Aged care residents are often at risk to a range of illnesses and therefore generally have higher nutritional requirements than the younger adult. Despite popular belief, malnutrition is not a normal part of ageing and can lead to reduced quality of life by increasing chance of infection, falls, fractures, pressure injuries and admission to hospital.
There are many different nutrition approaches to preventing malnutrition in our residents. However, a Food First Approach is the gold standard. Read more »
Gastro – it’s the one word no aged care worker wants to hear. But unfortunately from time to time gastro outbreaks become a reality. When homes have ‘gastro’ outbreaks there tends to be a lot of focus on infection control and reporting. Looking at food and fluids can also assist in settling gastro symptoms.
There are a lot of myths that report that some remedies or foods can ‘settle the stomach’. Let’s look at the evidence and what practice tell us. Read more »
Be Confident in your Nutrition Management with an Unannounced Agency Visit.
Recently, the Aged Care Quality Agency has published a change in accreditation audits. All homes applying for re-accreditation from July 2018, or with an accreditation expiry date on, or after, 1 January 2019, will move from ‘announced’ to ‘unannounced’ re-accreditation audits.
Nutrition management within an aged care home covers a wide range of areas and involves all staff. It can be daunting to figure out where to start in reviewing your nutrition management. Read more »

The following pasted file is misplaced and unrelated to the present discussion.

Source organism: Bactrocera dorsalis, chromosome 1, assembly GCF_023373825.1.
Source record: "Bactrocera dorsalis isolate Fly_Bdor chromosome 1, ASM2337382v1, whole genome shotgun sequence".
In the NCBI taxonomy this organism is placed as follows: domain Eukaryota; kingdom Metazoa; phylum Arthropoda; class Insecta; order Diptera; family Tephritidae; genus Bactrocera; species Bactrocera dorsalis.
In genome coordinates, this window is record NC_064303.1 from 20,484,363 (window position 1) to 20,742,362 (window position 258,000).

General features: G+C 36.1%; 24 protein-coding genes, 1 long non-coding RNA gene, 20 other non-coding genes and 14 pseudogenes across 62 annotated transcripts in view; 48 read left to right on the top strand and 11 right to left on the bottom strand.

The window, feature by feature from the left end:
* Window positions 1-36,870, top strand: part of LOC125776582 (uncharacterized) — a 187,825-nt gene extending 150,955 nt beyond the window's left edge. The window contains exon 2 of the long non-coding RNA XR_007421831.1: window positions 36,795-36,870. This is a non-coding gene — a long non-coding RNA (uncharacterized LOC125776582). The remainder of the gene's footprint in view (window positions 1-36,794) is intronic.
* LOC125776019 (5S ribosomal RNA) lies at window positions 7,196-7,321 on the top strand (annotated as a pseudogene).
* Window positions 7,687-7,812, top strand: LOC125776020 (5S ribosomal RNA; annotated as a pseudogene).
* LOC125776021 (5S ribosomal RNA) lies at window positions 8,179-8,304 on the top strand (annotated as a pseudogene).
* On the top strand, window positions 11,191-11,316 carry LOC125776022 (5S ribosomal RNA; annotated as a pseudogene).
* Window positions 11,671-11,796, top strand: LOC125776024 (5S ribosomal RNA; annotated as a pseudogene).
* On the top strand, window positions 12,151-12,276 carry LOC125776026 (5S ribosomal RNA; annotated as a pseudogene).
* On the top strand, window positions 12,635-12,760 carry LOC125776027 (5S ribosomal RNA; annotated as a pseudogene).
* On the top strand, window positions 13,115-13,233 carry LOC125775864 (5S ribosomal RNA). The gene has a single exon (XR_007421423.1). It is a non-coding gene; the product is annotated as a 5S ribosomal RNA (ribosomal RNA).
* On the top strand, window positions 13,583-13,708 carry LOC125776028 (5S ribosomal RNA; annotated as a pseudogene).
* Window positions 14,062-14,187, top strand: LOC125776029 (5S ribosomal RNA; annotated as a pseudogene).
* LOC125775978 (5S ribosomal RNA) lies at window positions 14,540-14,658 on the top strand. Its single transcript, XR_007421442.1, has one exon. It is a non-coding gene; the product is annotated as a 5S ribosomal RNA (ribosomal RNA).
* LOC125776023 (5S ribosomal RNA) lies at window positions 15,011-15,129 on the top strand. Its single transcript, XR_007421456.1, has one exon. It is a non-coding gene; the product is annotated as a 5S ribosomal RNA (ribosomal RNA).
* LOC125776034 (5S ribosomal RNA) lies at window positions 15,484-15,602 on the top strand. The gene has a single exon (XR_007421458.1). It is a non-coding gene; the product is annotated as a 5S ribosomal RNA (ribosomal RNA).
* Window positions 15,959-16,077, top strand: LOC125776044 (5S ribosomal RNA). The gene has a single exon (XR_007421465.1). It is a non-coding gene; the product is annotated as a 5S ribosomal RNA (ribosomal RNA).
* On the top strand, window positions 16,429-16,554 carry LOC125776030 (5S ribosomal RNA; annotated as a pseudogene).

Coeliac Awareness Week 13 – 20 March
The number of requests for aged care facilities to prepare gluten free diets is increasing. Do you and your staff have the skills, knowledge, equipment and ingredients to prepare a gluten-free diet?
People with Coeliac disease react abnormally to gluten causing small bowel damage. Gluten is a protein found in wheat, barely, rye and oats. If left untreated, some of the long-term consequences include chronic systematic inflammation, poor nutrition and malabsorption of nutrients. Read more »
Where did the Body Mass Index (BMI) come from?
The World Health Organisation (WHO) uses Body Mass Index (BMI) to determine whether a person is of a healthy weight for their height. WHO has decided that a BMI of 18.5 – 24.9kg/m2 for younger adults has the lowest health risks (1). This range has been based primarily on studies in younger adults, where risks of diabetes, cardiovascular disease, certain cancers, and mortality associated with increased body weight have been well documented. Read more »
Summer is the time to think about hydration
Being over summer, the festive season is a time of soaring temperatures so it’s important to offer plenty of fluid to prevent dehydration. Dehydration can lead to many complications such as constipation, urinary tract infections, confusion and falls, to name a few. The good news is that with the support from your dietitian, staff, other health professionals and family members, dehydration can be easily preventable.
Try the following strategies to get more fluids into our residents:
Serve fluids throughout the day. Read more »